I began by making a dam to hold in the filling just like they showed us in class. As I start to frost my first layer I realize that my buttercream is unusually stiff, and hard to spread and it hits me that I forgot to add additional milk when I added the cocoa so it was the wrong consistency, and it pretty much ripped my cake layer to shreds when I tried to frost it. After much trial and error of removing crumbs and giant cake pieces and filling in holes my first layer was frosted. Just then my ego starts to take over, and I think to myself Wouldn't it be awesome if I added some fresh strawberries to the filling? It would be so impressive, the instructor and my classmates would say "Wow, you are so creative! You really shouldn't be in this beginner's course you are just too talented!".

Then because I can never leave well enough alone, and my inner baking diva cries to be heard i added coconut...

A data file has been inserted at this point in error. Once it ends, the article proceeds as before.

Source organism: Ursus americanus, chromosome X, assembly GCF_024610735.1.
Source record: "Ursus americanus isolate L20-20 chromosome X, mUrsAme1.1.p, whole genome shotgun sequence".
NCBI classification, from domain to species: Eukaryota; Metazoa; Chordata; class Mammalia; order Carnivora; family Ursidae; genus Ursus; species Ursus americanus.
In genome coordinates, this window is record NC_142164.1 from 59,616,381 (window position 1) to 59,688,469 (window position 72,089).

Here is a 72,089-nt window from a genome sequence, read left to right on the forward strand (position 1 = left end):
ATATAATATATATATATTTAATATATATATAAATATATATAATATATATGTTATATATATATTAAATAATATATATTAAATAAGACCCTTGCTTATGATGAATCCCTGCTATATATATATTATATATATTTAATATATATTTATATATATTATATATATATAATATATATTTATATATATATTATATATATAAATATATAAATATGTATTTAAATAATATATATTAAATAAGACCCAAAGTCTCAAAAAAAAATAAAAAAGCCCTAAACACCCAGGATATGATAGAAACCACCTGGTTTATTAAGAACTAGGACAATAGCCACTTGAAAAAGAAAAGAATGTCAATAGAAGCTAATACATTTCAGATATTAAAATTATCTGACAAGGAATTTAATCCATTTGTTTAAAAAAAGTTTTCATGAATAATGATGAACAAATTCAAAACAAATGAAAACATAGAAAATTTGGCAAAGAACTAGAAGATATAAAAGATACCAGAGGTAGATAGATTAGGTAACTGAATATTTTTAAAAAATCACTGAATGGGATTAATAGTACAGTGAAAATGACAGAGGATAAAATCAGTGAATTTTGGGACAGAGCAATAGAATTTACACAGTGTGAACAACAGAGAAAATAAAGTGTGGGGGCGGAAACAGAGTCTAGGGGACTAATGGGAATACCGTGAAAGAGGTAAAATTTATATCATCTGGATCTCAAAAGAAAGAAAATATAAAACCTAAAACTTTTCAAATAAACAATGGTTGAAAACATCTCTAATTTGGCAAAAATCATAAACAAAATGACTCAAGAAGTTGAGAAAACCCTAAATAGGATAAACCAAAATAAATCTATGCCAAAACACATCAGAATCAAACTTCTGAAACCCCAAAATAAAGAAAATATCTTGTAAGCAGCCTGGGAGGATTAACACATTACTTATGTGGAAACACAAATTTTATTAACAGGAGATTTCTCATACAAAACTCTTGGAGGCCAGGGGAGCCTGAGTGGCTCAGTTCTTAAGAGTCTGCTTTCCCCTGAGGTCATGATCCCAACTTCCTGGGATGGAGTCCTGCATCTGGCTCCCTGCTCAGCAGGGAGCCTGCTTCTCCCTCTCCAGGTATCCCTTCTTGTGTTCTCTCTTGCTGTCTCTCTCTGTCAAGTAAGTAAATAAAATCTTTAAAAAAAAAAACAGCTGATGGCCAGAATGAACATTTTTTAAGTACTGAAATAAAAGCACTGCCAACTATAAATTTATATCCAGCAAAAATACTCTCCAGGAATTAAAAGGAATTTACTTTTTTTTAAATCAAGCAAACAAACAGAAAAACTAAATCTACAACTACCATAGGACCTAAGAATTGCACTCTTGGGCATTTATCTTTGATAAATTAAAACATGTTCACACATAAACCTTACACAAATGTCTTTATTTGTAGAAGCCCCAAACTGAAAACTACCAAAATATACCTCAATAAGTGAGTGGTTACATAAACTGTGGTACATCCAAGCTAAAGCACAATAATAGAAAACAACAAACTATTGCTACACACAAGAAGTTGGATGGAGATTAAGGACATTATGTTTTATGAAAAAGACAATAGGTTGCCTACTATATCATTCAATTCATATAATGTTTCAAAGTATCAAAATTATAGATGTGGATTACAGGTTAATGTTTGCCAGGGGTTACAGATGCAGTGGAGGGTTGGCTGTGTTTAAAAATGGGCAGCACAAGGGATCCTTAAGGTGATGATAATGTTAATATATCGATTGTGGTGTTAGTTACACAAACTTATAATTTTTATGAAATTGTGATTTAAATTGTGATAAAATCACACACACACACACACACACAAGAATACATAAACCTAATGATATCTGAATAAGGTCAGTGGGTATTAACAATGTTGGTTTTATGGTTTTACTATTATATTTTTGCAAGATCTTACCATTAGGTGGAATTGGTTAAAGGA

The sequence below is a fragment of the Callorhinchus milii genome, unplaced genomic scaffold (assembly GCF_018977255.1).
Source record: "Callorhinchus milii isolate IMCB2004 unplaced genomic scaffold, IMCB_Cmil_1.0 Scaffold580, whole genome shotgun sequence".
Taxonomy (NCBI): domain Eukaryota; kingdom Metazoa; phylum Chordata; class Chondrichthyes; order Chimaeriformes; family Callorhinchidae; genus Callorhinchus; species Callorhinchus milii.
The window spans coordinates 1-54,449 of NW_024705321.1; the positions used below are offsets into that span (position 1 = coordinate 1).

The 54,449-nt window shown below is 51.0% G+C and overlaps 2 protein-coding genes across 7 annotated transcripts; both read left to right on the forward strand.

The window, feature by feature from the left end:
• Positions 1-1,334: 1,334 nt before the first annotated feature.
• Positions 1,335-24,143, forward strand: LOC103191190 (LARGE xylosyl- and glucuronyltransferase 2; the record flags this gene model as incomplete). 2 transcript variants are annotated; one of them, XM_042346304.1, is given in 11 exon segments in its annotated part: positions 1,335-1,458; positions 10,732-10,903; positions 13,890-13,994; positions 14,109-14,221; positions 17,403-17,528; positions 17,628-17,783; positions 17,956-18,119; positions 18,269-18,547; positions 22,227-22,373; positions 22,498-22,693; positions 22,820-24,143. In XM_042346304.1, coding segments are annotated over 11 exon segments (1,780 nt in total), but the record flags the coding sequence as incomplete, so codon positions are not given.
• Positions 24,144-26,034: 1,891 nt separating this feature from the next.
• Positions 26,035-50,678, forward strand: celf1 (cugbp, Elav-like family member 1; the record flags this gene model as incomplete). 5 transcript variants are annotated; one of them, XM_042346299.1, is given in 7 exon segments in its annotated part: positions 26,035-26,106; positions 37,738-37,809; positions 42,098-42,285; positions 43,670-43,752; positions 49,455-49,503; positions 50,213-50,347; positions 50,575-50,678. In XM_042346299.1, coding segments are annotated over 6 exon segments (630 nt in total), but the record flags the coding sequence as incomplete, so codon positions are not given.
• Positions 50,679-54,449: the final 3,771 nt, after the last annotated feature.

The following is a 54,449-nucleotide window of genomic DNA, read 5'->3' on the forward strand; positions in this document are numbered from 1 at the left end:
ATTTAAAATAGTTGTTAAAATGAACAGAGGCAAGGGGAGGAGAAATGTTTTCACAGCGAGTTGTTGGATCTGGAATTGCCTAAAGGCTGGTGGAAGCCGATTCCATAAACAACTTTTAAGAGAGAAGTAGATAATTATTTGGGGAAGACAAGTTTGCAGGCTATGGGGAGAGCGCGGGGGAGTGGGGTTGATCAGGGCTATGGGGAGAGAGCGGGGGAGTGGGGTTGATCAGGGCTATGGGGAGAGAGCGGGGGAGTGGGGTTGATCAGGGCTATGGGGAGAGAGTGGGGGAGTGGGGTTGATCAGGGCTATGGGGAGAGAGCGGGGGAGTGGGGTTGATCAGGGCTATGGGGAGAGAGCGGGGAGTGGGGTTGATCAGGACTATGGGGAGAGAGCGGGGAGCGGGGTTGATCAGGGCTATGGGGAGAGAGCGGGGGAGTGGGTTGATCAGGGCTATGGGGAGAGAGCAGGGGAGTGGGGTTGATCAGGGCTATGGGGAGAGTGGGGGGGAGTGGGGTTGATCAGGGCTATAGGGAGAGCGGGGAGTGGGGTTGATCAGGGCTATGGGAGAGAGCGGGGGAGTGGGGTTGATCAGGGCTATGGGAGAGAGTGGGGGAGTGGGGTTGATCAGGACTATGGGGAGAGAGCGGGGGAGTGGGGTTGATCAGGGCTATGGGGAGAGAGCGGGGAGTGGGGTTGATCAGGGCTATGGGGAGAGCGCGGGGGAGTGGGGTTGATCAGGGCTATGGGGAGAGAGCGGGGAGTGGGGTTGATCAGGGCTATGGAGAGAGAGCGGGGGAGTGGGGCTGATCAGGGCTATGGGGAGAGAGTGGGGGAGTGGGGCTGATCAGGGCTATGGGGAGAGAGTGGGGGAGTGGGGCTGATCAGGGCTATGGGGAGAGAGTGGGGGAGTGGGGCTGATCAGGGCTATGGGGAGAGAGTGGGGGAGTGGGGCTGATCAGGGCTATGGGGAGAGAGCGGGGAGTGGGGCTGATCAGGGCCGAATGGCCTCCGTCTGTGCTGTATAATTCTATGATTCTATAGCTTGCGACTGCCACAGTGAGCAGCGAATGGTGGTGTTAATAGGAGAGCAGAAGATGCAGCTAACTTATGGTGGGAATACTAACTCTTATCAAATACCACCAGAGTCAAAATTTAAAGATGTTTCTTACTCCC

Now I have a HUGE 2" gap, and I'm clueless as to how to fill it and again panic sets in (aside from the cavernous gap note how level my layers are. Ha! I may be a novice, but I have the heart of pastry chef ).

How the hell am I going to fill in this monstrous gap with the unruly buttercream? Damn my stubborn pride. Also I am a bit nervous that I will not have enough to frost the entire cake. So after an hour and half of ripping the cake to shreds with the unforgiving buttercream I did it (as you can see by the initial picture posted above above), and because I deserved it, I ran a victory lap around my dining room table and cheered myself boisterously because I am a baking diva after all.